Wednesday, November 16, 2016

Macy's Thanksgiving Day Parade 1947


That is my favorite Christmas movie. I love the black and white version. On Thanksgiving, I get up early and get Tom the Turkey in the oven.

Hint: turn the bird on the it's breast and cook it upside down. It doesn't look great but the breast will be tender and moist. You can turn it right side up for the last 45 minutes. 

 I put the parade on so I won't miss Santa Claus. It is my first tradition. I have to see Macy's Thanksgiving Day Parade's Santa Claus and then the Holiday Season has officially started for me. 

I thought that you might like to see what the parade looked like in the olden days.

This is Edmund Gwen (doesn't he look like Santa?) Miracle on 34th St.

The turkey’s bathing in brine, the relatives are preparing their political arguments and the children are parked in front of the television, watching a larger-than-life Pikachu pursue a too-big-for-his-britches SpongeBob SquarePants. 
Since the first balloon debuted at the Macy’s Thanksgiving Day Parade in 1927, balloon-spotting has been as much a Thanksgiving tradition as donning elastic-waisted pants.
 But those gargantuan rubber characters—which can require as many as 90 handlers, a number that still hasn’t prevented run-ins with lampposts and the occasional bystander injury—have been the source of nearly as much Thanksgiving drama as have dinner-table debates.

1924: The first Macy’s Parade takes place along a six-mile route beginning at 145th St. in Harlem. The floats are designed with a nursery-rhyme theme in mind—Little Miss Muffet and Little Red Riding Hood included—to match the store’s holiday window displays. Although the parade is held on Thanksgiving, it is billed as a Christmas Parade, kicking off the beginning of the holiday season (which helps explain Santa’s appearance on the final float). Instead of balloons on the parade route, real animals, borrowed from the Central Park Zoo, entertain the crowds.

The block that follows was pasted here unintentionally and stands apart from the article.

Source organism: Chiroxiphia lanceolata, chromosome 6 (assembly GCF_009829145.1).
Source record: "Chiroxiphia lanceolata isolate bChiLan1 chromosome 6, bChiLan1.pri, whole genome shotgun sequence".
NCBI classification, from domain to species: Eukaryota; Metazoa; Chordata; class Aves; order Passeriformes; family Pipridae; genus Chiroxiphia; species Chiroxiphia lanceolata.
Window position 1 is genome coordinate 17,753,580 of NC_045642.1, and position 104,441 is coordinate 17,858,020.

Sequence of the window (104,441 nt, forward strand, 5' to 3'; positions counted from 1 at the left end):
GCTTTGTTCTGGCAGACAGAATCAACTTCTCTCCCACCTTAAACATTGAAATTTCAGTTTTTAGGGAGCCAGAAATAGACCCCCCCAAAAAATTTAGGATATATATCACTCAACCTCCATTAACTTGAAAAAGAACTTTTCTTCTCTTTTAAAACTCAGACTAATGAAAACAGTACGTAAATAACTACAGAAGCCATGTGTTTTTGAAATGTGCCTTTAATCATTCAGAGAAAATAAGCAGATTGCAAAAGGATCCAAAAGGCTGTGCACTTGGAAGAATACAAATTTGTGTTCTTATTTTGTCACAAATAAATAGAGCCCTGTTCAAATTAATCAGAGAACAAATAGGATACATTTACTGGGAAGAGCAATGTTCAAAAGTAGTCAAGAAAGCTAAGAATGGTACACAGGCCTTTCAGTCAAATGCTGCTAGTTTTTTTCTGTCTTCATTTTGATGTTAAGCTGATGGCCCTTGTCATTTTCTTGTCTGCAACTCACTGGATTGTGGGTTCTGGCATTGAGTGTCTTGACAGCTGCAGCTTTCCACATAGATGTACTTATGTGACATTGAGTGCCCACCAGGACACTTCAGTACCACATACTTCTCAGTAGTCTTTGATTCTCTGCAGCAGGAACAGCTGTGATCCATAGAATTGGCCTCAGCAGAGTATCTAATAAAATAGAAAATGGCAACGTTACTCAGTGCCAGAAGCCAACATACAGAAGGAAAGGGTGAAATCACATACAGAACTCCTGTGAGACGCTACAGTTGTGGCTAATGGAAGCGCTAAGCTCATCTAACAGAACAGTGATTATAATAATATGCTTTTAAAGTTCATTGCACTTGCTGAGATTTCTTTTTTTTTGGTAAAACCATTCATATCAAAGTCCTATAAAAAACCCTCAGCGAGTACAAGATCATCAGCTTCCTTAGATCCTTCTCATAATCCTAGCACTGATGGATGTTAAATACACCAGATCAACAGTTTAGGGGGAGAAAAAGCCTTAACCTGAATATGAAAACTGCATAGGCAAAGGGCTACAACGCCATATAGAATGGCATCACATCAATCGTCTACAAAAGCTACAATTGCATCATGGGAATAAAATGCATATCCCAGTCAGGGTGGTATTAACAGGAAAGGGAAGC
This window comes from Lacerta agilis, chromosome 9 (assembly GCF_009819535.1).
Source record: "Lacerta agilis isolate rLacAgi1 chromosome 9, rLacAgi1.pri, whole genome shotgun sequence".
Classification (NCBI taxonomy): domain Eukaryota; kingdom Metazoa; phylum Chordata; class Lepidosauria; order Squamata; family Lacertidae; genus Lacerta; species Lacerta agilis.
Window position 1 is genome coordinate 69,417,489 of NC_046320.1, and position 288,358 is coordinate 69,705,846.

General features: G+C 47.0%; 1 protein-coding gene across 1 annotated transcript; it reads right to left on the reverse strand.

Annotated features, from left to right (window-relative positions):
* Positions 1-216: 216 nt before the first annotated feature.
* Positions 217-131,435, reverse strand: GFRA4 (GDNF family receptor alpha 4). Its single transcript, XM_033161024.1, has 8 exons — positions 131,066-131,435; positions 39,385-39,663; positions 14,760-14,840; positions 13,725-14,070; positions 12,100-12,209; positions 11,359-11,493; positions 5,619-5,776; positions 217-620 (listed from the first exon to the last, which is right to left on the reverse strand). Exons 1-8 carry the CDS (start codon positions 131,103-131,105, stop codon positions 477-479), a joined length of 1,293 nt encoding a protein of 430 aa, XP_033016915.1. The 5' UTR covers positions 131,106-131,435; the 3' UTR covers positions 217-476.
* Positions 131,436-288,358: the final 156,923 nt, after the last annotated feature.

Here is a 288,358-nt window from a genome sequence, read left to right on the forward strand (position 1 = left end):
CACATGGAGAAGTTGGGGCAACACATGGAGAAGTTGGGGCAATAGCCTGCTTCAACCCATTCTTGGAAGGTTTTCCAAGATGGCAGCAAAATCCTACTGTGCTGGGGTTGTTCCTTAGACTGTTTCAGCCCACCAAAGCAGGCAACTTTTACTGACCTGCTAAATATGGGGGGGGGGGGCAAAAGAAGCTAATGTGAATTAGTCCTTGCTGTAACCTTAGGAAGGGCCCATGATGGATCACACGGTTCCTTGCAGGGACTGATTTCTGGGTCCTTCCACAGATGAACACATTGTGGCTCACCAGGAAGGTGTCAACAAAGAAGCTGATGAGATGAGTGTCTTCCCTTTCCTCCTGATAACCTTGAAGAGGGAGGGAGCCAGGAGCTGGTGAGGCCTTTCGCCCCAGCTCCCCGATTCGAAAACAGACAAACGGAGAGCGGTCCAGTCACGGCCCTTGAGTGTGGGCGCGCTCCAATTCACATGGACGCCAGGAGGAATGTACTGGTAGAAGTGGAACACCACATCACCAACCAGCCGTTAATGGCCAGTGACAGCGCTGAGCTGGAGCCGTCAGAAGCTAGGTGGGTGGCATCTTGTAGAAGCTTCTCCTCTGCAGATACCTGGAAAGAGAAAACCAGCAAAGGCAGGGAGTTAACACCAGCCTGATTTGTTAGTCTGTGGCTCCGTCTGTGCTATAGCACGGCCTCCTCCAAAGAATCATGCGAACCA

The first Santa Claus.

1927: The first giant helium balloon, Felix the Cat, makes its debut at this year’s parade, replacing the real animals, which had proven to be less than enthused about their participation—as were some frightened young spectators. Because parade organizers in these early years have no plans for deflating the balloons, they allow them to float away. This decision proves to be one that requires rethinking, as many of the balloons pop shortly after release.

Uncle Sam Joined the Parade 1940.

1942-1944: Like many major cultural events, the annual parade takes a hiatus during World War II. After the supply of natural rubber from Southeast Asia was cut off at the beginning of the war, the U.S. faced a major shortage. Consequently, the Macy’s balloons are deflated and donated to the government to support the war effort. The war also sees an increased demand for helium, which is required to inflate Navy patrol blimps, limiting its availability for less dire purposes.

1946: The parade is televised locally for the first time. The following year, the parade would be broadcast to a national audience on NBC, the same network that broadcasts it today. Television, of course, would come to be the way by which millions of Americans experienced the larger-than-life balloons, if only on a smaller-than-life screen.

1957: An already drenched crowd, watching the parade in inclement weather, gets even wetter when Popeye the Sailor’s hat fills with water and spills onto spectators. Though the balloon’s hat is remade to prevent a repeat occurrence, the same thing would happen five years later when rainwater that had collected in Donald Duck’s hat gave bystanders an impromptu cold shower.

This is a Turkey 1960

Smokey The Bear 1927

The Tin Man From the Wizard of Oz  1939

Remember Betty White and Lorne Greene

 Superman has never been the same!

 The First Snoopy balloon  was added in 1968, Snoopy first appeared in 1968 as the World War I Flying Ace (sans the red dog house). He’s had many iterations since the launch, as an astronaut, ice skater, with Woodstock in 1988 for the first time and as a jester. Since 2006, he’s had an updated flying ace outfit

It's not Christmas until Santa comes to town!

 Let's not forget the Christmas Tree with the tinsel that was painstakingly placed on the tree one strand at a time.

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